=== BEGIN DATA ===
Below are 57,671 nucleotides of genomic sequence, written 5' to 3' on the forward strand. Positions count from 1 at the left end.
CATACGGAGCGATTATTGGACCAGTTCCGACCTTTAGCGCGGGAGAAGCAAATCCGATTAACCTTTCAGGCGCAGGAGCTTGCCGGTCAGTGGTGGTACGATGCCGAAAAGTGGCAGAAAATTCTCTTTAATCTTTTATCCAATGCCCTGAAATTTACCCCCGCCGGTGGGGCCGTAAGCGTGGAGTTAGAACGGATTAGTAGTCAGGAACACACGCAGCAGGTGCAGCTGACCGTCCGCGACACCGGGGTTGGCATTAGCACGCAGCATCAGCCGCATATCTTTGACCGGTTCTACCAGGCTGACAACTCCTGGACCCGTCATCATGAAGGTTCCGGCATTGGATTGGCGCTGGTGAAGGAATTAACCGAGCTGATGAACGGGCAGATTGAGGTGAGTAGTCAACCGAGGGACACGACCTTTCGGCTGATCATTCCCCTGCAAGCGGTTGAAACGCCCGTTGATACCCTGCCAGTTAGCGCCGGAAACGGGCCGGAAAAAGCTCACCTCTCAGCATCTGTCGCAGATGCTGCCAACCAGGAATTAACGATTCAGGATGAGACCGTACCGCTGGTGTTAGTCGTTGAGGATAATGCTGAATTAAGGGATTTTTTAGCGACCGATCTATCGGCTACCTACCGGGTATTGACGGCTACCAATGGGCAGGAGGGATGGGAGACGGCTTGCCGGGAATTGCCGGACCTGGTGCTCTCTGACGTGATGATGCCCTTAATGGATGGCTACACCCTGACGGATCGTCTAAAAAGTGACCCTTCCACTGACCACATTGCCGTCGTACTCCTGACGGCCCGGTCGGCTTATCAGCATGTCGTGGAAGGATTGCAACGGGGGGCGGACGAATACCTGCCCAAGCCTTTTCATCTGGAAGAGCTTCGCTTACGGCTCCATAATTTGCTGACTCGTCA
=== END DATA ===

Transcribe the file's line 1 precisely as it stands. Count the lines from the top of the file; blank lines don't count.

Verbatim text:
Below are 57,671 nucleotides of genomic sequence, written 5' to 3' on the forward strand. Positions count from 1 at the left end.